My very first shot with Remington’s new high-tech rifle system was at a steel silhouette target 326 yards away.
I “tagged” the steel with the NASA-like digital optic, lined up the reticle on the red dot tag mark and squeezed off a shot. Hit! “Damn,” I thought to myself, “forget that 100-yard stuff—I’m center-massing steel at 326 yards with a rifle I’ve never shot before.”
I worked the bolt on the Remington 700 Long Range rifle, chambered another .30-06 round, retagged the steel and fired.And missed, the bullet blowing dirt a good foot to the left side of the man-sized target.And that, in a nutshell, is the reality of this newest offering from Remington Arms Company, a rifle system that pairs one of three rifles with a Remington 2020 Networked Tracking Scope.
The new system is the result of collaboration between firearms giant Remington and TrackingPoint, a tech company based in Austin, Texas. I recently spent three days using the three rifles and the Networked Tracking Scope in a variety of range and field conditions, and the system does what Remington says it will do—make consistent, accurate hits on game-sized animals out to 500 yards.
But it will do that if, and only if you either possess solid shooting fundamentals or are willing to acquire them. Also, the rifle system is not made for every hunting or shooting scenario.
On that second shot I got a little excited and jerked the trigger. I missed, even though the target was tagged, the reticle was working fine and the zoom function on the scope had the target just about in my lap.
I calmed down, breathed deep, reacquired my sight picture and slammed a couple rounds into the 326-yard target. I then made hits on similar-sized targets at 414 and 494 yards.
How It Works
TrackingPoint has been in the news because of the $27,000 super high-tech rifle it makes, capable of 1,000-yard shots (see TrackingPoint page 20). That rifle system has a number of differences from this Remington system, but suffice it to say TrackingPoint’s technological expertise is what makes the Networked Tracking Scope work.
The optic contains a laser range finder, gyroscopes to judge the angle or cant of the rifle, and sensors to determine humidity, barometric pressure and even the Coriolis effect (bullet drift caused by the Earth’s spin). You also program the optic to the ammunition you are using, and the software adjusts for the degree of bullet drop. All the shooter has to plug in is the estimated wind speed and direction, which is accomplished via a handy directional lever atop the optic.
The optic has 3- to 21-power zoom capability. It also video records all your shots and, with the press of a button, will stream a live video feed of what you are seeing through the optic to a nearby iPad. Looking through the optic, you line up the center white dot on your target. Next, you press the TAG button atop the optic housing and the optic “tags” that target with a red dot. At the same time, a number pops up in your field of view. That is the range in yards to your target.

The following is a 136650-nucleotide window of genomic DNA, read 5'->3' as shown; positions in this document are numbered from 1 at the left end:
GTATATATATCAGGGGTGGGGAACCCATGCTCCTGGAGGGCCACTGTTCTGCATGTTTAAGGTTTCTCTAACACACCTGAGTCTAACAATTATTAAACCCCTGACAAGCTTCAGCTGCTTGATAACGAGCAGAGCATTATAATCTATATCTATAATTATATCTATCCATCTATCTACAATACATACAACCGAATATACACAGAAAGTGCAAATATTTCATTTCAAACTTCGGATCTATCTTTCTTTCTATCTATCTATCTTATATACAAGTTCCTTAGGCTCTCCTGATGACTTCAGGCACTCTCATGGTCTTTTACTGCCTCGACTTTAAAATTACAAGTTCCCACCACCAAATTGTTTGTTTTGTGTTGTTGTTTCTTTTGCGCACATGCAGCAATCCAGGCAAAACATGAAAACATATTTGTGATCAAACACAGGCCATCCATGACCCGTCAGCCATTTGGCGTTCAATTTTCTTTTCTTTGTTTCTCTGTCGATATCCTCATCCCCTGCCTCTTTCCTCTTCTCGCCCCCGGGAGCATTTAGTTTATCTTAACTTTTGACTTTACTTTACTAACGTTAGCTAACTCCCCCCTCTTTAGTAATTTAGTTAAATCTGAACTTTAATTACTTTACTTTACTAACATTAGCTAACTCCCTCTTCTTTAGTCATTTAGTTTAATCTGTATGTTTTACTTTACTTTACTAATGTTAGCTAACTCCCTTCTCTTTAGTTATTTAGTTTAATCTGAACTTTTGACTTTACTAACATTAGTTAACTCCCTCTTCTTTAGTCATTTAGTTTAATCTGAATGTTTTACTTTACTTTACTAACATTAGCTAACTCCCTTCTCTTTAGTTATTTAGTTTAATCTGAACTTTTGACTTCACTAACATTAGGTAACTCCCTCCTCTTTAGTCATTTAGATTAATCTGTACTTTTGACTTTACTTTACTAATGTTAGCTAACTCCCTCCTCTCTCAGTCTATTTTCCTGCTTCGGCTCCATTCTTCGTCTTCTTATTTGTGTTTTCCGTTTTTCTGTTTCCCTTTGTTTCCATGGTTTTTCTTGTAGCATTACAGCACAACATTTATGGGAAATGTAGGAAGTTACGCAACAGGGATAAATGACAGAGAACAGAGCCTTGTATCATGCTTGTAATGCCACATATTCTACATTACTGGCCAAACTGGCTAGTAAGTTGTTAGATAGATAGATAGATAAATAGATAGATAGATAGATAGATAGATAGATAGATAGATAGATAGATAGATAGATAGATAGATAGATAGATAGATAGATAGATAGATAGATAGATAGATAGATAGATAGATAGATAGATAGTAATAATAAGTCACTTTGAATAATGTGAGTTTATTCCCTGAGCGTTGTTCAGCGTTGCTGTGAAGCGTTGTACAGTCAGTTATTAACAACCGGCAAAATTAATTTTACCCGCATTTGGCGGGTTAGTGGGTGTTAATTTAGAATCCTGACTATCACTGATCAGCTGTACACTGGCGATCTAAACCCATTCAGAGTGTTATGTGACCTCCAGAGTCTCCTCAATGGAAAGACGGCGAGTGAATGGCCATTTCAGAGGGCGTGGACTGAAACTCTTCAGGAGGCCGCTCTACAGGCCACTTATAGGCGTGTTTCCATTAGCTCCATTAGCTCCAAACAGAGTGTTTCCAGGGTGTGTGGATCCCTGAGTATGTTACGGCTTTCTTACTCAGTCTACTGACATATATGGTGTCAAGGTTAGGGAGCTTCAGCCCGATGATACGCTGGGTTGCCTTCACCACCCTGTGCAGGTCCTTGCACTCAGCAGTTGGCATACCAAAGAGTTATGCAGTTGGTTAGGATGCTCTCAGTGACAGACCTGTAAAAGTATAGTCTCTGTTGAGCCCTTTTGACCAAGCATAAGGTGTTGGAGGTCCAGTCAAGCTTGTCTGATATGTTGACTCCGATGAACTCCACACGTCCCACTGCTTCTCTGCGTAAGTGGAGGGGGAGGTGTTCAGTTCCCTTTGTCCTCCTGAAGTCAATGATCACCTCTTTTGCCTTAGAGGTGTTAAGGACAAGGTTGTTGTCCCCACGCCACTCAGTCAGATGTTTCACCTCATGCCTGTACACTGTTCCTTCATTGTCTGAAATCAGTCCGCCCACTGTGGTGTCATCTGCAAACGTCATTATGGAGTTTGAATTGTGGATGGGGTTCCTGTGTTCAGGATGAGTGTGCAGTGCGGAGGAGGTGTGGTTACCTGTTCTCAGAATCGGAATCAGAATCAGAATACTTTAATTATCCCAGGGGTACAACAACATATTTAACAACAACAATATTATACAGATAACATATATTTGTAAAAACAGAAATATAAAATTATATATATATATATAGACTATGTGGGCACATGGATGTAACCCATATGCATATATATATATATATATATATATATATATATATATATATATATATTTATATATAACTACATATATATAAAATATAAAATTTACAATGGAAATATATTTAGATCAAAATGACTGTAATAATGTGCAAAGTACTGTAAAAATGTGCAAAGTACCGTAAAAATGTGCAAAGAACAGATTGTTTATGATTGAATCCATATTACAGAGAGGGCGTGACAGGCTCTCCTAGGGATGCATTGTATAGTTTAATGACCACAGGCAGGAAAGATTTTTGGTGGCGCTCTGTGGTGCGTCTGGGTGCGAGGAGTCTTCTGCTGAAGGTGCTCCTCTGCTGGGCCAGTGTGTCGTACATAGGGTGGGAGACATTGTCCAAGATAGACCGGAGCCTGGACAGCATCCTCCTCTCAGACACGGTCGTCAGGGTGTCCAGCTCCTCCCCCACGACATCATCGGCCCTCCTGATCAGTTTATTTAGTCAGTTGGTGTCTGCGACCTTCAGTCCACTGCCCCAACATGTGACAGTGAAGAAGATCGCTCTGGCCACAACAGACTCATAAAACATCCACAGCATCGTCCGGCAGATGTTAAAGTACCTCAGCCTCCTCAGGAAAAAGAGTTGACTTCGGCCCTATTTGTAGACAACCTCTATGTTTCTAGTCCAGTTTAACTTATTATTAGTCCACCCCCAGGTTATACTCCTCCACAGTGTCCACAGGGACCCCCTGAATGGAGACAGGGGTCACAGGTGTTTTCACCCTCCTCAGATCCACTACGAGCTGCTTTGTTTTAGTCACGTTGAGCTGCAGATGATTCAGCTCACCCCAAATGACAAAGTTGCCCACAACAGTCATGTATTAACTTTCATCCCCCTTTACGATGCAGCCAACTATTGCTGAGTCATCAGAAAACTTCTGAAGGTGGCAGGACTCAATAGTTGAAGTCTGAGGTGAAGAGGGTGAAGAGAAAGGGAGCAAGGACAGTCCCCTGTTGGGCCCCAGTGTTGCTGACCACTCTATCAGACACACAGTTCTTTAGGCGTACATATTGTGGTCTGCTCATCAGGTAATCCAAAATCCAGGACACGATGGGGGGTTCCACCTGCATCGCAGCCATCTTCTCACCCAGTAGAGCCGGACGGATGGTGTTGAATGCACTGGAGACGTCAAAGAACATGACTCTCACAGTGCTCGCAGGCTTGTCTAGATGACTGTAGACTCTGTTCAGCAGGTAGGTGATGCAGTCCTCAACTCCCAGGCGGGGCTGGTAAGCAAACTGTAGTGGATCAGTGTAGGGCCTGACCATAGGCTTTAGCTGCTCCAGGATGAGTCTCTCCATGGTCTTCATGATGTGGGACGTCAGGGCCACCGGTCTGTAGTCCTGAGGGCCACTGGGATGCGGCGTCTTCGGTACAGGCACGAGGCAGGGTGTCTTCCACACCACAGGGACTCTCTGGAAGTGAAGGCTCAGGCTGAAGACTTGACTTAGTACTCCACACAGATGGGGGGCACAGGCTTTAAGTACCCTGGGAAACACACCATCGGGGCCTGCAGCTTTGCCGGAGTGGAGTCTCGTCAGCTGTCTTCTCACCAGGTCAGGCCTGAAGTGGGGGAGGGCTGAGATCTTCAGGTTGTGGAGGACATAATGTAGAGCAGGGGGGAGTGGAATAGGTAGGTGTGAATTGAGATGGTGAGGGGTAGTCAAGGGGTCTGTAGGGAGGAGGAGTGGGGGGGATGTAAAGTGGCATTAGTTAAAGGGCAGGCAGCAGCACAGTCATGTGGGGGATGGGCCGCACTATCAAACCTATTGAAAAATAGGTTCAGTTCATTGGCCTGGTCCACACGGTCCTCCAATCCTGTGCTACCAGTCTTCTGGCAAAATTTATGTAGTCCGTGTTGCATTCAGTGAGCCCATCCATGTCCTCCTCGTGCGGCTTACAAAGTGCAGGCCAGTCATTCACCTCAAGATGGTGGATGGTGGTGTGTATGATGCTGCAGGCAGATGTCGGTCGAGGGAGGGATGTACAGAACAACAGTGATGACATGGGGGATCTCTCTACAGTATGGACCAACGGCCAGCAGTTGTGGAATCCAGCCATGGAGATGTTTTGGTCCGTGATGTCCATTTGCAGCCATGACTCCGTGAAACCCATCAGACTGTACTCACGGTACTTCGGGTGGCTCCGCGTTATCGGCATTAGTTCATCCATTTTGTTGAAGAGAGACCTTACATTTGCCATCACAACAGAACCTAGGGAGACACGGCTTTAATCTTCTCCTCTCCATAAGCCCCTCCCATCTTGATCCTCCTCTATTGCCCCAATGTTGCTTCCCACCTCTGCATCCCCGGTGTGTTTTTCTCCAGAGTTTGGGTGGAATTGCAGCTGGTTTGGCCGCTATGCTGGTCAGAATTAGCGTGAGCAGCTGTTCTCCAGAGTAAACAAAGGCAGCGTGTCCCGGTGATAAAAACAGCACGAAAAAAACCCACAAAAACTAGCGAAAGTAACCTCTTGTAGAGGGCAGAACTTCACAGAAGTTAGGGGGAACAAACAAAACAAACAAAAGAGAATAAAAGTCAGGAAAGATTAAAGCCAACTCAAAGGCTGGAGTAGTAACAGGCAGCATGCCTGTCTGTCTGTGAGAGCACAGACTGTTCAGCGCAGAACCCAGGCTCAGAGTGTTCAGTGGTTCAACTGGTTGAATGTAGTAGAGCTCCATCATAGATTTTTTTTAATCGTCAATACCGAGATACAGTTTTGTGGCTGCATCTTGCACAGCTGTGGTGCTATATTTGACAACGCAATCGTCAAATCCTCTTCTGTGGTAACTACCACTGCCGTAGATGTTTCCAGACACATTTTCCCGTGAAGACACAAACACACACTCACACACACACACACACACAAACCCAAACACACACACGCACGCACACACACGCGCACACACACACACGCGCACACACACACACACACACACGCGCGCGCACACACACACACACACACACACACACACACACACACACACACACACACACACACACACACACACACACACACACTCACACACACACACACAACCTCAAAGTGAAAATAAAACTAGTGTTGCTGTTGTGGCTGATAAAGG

Once your target is tagged, the Networked Tracking Scope checks and rechecks all data factors at an astounding 54 times per second, to provide what TrackingPoint engineers call the “ballistic solution” for that shot. You aim dead on with the reticle, but the optic has already figured out the bullet drop at that range, the impact of the wind, etc.
Once the tag red dot is set, a reticle appears with a blue center circle and four blue aiming posts. Line up the blue circle with the red tag dot, and the whole reticle, circle and aiming posts also turn red. Squeeze the trigger at that point, and the bullet is heading right for the red dot.
The rifle system isn’t perfect. One problem I had at the range was that the images were often so dark, I could barely make out the reticle. The sun and our bright plywood shooting tables created some very bright back lighting. Given the digital nature of the optic, the situation was much like taking a television set outside and trying to view the screen, which, of course, is hard to do. Inside a covered blind with no glaring backlight? It all works great.
The Networked Tracking Scope adds almost three pounds to the rifle. With the tag button atop the optic, offhand shooting and tagging is nearly impossible. It’s simply too difficult to hold a 10- or 11-pound rifle up with one hand and keep it still enough to effectively place the white dot on your target while you also press the tag button.
So shooting options are limited to firing from a stand or shooting bench, prone with a bi-pod or using very stable shooting sticks. The rifle system also has a suggested retail of $5,000, and that, folks, is a good chunk of change.
Many hunters will have ethical concerns about such a system. Is it right to use this much technology? Isn’t it up to the shooter to become proficient with his or her firearm, not to rely on computerized optics? These and other questions will certainly be debated. Yet, one of the central questions for the ethical hunter has always been: can you make a clean kill shot?
“With our new system, the question of when or if to take the shot still remains with the hunter. And the hunter still needs to practice with our system, though we believe it requires a good deal less time than traditional rifles,” said Alan Serven, Remington’s director of new technology. “But what we’ve created here is a system that will improve your accuracy and extend your range. That sounds pretty ethical to us.”
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